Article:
Most Greeks see immigrants as strongly beneficial to the economy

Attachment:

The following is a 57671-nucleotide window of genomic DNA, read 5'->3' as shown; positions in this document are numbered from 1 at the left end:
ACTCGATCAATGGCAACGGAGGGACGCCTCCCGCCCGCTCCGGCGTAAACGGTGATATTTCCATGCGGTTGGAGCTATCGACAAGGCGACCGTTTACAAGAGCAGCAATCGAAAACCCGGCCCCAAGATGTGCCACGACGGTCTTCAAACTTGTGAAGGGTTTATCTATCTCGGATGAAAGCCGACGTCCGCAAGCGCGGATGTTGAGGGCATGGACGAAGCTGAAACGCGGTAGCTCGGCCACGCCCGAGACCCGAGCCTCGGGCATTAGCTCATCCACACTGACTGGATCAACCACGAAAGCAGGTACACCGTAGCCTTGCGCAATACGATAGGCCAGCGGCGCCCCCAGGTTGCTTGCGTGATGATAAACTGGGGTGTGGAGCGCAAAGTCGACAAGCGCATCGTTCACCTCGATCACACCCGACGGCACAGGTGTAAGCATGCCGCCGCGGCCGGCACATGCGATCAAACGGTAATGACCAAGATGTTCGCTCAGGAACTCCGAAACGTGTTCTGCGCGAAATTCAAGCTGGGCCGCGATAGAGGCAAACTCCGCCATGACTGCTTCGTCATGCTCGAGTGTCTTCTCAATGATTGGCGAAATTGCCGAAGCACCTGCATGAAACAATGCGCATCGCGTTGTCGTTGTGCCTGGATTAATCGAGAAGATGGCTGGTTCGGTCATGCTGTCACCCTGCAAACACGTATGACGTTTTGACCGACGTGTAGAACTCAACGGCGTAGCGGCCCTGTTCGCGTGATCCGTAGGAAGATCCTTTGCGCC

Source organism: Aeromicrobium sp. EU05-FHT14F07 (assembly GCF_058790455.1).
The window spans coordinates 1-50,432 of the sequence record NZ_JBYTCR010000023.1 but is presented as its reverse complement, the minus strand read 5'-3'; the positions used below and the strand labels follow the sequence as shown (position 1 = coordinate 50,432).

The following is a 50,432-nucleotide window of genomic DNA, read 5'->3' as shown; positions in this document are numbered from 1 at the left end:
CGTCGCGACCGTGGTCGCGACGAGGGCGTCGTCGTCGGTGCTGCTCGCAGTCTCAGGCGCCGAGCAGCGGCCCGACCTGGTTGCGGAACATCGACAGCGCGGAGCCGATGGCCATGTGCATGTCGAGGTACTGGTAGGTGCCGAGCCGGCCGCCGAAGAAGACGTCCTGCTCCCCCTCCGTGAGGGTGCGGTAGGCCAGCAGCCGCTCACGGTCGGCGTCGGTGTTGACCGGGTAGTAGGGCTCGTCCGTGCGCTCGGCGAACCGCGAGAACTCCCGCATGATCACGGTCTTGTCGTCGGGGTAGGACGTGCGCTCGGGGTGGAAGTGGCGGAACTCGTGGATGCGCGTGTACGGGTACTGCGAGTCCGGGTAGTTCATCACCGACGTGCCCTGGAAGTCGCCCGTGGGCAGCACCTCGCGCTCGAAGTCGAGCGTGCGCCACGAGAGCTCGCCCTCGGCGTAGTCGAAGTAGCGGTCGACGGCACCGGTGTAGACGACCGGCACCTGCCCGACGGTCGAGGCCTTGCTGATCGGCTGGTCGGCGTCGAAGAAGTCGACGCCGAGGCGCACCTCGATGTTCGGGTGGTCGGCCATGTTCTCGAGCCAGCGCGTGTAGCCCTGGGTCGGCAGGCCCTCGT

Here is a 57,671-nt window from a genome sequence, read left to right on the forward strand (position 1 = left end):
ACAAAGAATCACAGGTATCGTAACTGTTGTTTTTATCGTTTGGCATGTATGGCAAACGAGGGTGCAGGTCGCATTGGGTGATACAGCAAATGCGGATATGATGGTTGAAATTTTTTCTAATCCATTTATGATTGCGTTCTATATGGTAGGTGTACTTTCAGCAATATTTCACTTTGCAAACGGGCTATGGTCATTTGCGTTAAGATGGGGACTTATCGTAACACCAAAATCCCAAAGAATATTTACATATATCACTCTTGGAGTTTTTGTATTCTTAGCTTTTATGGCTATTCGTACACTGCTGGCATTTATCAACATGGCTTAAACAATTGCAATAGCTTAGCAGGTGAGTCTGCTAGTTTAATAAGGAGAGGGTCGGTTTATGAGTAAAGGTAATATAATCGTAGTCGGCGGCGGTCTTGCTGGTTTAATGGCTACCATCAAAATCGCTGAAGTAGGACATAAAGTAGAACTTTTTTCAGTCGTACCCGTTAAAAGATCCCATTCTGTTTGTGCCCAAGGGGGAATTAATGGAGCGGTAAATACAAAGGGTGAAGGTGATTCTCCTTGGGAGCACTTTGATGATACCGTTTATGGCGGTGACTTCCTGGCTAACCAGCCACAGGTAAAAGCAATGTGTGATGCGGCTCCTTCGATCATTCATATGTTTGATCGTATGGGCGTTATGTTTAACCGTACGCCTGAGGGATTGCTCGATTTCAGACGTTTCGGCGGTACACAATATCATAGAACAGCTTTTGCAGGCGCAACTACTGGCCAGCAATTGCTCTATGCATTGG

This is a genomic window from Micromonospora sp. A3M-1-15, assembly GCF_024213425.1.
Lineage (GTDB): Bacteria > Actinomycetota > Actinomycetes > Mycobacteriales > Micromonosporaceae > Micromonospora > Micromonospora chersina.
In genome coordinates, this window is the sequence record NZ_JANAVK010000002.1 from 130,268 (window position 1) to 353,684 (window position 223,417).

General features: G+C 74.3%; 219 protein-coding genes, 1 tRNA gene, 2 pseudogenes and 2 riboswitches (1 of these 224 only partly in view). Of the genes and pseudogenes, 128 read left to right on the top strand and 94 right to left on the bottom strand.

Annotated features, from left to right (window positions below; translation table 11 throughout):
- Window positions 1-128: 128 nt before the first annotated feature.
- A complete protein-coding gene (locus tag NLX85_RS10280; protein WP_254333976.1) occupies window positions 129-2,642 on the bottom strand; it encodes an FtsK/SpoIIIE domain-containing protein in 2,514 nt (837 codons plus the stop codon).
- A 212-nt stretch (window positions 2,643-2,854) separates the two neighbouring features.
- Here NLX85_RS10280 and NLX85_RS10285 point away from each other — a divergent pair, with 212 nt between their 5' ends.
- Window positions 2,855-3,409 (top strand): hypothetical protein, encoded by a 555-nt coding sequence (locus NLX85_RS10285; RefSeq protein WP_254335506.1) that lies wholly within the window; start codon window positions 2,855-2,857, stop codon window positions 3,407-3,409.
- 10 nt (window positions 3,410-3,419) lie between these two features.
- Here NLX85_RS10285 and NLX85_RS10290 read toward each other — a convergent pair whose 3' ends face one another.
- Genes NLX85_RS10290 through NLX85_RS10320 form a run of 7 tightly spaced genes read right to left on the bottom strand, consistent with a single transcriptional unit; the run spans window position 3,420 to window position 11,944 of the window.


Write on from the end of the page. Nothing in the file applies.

Can immigrants be regarded as a positive force for the national economy, or do they deprive native Greeks of jobs and thus contribute to an increase in unemployment? Immigrants, now estimated to account for roughly 10 percent of Greece’s population, are increasingly setting up businesses and buying property in the country. An extensive survey recently released, conducted by the Greek Center for European Studies and Research (EKEME) and the Technical University of Crete (TUC), contains some surprising and also contradictory attitudes held by the native population as regards such trends. The survey, on the one hand, confirms the existence of racist and xenophobic attitudes, mainly in areas where there is lack of information. On the other, it shows quite clearly a high degree of social acceptance of immigrants: 40.18 percent of Greeks believe immigrants contribute to unemployment, but 51.28 percent think they offer a substantial boost to the national economy; 80.35 percent view in a positive light the setting-up of businesses by immigrants and refugees and 81.34 percent also approve of their purchase of property. To the question of whether foreign workers should pay higher taxes, 87.33 percent responded negatively. The first wave of immigrants into Greece arrived about 15 years ago. Contradictory attitudes emerged and were projected during this period, with alternating feelings of tolerance and fear. Stereotypes were adopted and prejudices took hold, sometimes weak but in some cases threatening to overturn the image of a hospitable and tolerant Greek society. It has become increasingly common in recent years for Greeks to acknowledge racism and an intensifying xenophobia on the part of their compatriots. But the survey shows that this is not quite so; at least in some areas of public life, the Greek tradition of non-racial discrimination and of absorption of foreign elements still prevails. ‘No’ to ghettos It would be true to say that racist phenomena have never been strong in Greece; admittedly, there has been rivalry for political or other reasons but in general there was no arrogance or an attitude of superiority toward the foreigner. But this picture changed after the successive waves of illegal immigrants that have managed to percolate into an increasing range of occupations and social activities. Greeks appear to exhibit phenomena of selective xenophobia vis-a-vis large number of immigrants (with uncertain feelings regarding their presence in specific areas of the country’s economic and political life) but not phenomena of a growing generalized racism. They do not want foreign ghettos; 89 percent do not want immigrant children to go to separate schools; 95.5 percent do not want foreigners to receive care in separate hospitals and 93 percent approve of their staying in the neighborhood. But while Greeks seem to accept the social integration and rights of immigrants, and reject the idea of ghettos, most reject their political participation and, even more strongly, their political representation. TUC Associate Professor Christos Skiadas, who supervised the study, finds some differentiation in the attitudes of Greeks toward foreigners in certain areas of the research; while the overwhelming majority approve of coexistence (schools, hospitals, residence) and most consent to migrants’ naturalization after five years of residence and work (this is the EU average but in Greece it is still 10 years), 22.1 percent reject altogether the naturalization of foreigners. This hostility becomes stronger in the case of foreigners who violate the law and commit crimes; 39.7 percent think expulsion from the country is the fit punishment. But more (47.9 percent) are in favor of the equal treatment of foreign citizens before the law. Political participation Nearly 70 percent approve of immigrants’ participation in representative organizations and bodies but 51.6 percent are against their further political activation beyond that stage; 60 percent say «no» to their representation in Parliament and 65 percent to their election to higher public office. «Greek society needs to be provided with more information on what happens in other countries. We must understand that just as the Greek guest workers of the previous generation were able to integrate into Germany, the immigrants must be afforded the same rights here. For an economic migrant to be given citizenship presents no dangers; but, of course, we need time,» says EKEME’s Spyros Haritos. «It is a new situation for the country. It took several decades for a Greek to become a parliamentary deputy in Germany. Greeks still erect barriers to foreigners as regards certain issues. But this by itself does not constitute a racist phenomenon,» says Skiadas, who is director of the Data Analysis and Forecast Laboratory at the TUC. The study was based on a random sample of 1,018 people and conducted between November 24 and 29, 2003. Its results were presented at a conference on racism and xenophobia in Athens on December 18 and 19. The researchers are planning a follow-up study on how the immigrants themselves experience aspects of racism and xenophobia, hoping the results will help in the formulation of a successful immigration policy.

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